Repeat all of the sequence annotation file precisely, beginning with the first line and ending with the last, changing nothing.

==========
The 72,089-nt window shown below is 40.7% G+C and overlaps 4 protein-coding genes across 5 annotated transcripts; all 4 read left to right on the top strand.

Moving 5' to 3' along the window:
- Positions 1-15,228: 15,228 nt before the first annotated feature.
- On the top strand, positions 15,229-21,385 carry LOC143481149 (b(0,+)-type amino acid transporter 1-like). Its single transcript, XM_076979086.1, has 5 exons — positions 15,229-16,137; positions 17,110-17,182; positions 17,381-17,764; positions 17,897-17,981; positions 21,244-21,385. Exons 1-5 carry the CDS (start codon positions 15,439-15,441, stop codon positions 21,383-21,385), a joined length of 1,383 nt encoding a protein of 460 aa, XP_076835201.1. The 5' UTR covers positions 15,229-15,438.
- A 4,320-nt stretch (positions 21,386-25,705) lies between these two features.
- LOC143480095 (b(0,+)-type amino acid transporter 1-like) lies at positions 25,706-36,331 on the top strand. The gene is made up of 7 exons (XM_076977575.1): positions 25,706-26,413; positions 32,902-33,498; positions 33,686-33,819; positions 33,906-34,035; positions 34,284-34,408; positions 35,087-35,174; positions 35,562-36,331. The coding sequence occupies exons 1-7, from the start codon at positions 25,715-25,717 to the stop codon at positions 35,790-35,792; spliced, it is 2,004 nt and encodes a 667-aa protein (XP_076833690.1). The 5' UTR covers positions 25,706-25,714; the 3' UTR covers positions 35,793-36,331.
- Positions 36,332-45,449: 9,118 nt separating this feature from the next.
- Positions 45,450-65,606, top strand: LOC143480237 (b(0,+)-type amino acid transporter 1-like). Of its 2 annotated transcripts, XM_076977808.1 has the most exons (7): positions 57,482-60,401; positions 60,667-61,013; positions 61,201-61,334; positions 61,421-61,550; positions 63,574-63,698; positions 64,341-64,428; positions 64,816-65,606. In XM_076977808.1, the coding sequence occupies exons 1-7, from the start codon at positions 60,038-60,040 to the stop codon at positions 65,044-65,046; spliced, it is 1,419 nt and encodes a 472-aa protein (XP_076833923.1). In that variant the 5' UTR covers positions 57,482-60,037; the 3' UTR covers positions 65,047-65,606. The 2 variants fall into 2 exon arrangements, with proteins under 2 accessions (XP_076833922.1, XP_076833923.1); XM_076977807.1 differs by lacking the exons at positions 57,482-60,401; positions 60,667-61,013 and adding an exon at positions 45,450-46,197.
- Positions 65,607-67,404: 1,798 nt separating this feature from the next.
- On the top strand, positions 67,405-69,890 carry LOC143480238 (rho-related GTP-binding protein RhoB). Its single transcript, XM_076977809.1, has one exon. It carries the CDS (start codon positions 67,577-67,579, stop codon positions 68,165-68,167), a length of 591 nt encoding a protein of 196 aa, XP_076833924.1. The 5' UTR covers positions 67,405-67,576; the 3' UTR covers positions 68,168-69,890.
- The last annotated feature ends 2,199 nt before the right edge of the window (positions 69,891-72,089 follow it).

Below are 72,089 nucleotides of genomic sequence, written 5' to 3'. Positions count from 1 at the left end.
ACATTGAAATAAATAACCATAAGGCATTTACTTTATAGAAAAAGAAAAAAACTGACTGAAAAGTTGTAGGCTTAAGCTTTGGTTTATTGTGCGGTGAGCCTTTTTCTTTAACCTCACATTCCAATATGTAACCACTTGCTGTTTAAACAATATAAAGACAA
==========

The 72,089-nt window shown below is 40.7% G+C and overlaps 4 protein-coding genes across 5 annotated transcripts; all 4 read left to right on the top strand.

Moving 5' to 3' along the window:
- Positions 1-15,228: 15,228 nt before the first annotated feature.
- On the top strand, positions 15,229-21,385 carry LOC143481149 (b(0,+)-type amino acid transporter 1-like). Its single transcript, XM_076979086.1, has 5 exons — positions 15,229-16,137; positions 17,110-17,182; positions 17,381-17,764; positions 17,897-17,981; positions 21,244-21,385. Exons 1-5 carry the CDS (start codon positions 15,439-15,441, stop codon positions 21,383-21,385), a joined length of 1,383 nt encoding a protein of 460 aa, XP_076835201.1. The 5' UTR covers positions 15,229-15,438.
- A 4,320-nt stretch (positions 21,386-25,705) lies between these two features.
- LOC143480095 (b(0,+)-type amino acid transporter 1-like) lies at positions 25,706-36,331 on the top strand. The gene is made up of 7 exons (XM_076977575.1): positions 25,706-26,413; positions 32,902-33,498; positions 33,686-33,819; positions 33,906-34,035; positions 34,284-34,408; positions 35,087-35,174; positions 35,562-36,331. The coding sequence occupies exons 1-7, from the start codon at positions 25,715-25,717 to the stop codon at positions 35,790-35,792; spliced, it is 2,004 nt and encodes a 667-aa protein (XP_076833690.1). The 5' UTR covers positions 25,706-25,714; the 3' UTR covers positions 35,793-36,331.
- Positions 36,332-45,449: 9,118 nt separating this feature from the next.
- Positions 45,450-65,606, top strand: LOC143480237 (b(0,+)-type amino acid transporter 1-like). Of its 2 annotated transcripts, XM_076977808.1 has the most exons (7): positions 57,482-60,401; positions 60,667-61,013; positions 61,201-61,334; positions 61,421-61,550; positions 63,574-63,698; positions 64,341-64,428; positions 64,816-65,606. In XM_076977808.1, the coding sequence occupies exons 1-7, from the start codon at positions 60,038-60,040 to the stop codon at positions 65,044-65,046; spliced, it is 1,419 nt and encodes a 472-aa protein (XP_076833923.1). In that variant the 5' UTR covers positions 57,482-60,037; the 3' UTR covers positions 65,047-65,606. The 2 variants fall into 2 exon arrangements, with proteins under 2 accessions (XP_076833922.1, XP_076833923.1); XM_076977807.1 differs by lacking the exons at positions 57,482-60,401; positions 60,667-61,013 and adding an exon at positions 45,450-46,197.
- Positions 65,607-67,404: 1,798 nt separating this feature from the next.
- On the top strand, positions 67,405-69,890 carry LOC143480238 (rho-related GTP-binding protein RhoB). Its single transcript, XM_076977809.1, has one exon. It carries the CDS (start codon positions 67,577-67,579, stop codon positions 68,165-68,167), a length of 591 nt encoding a protein of 196 aa, XP_076833924.1. The 5' UTR covers positions 67,405-67,576; the 3' UTR covers positions 68,168-69,890.
- The last annotated feature ends 2,199 nt before the right edge of the window (positions 69,891-72,089 follow it).

Below are 72,089 nucleotides of genomic sequence, written 5' to 3'. Positions count from 1 at the left end.
ACATTGAAATAAATAACCATAAGGCATTTACTTTATAGAAAAAGAAAAAAACTGACTGAAAAGTTGTAGGCTTAAGCTTTGGTTTATTGTGCGGTGAGCCTTTTTCTTTAACCTCACATTCCAATATGTAACCACTTGCTGTTTAAACAATATAAAGACAA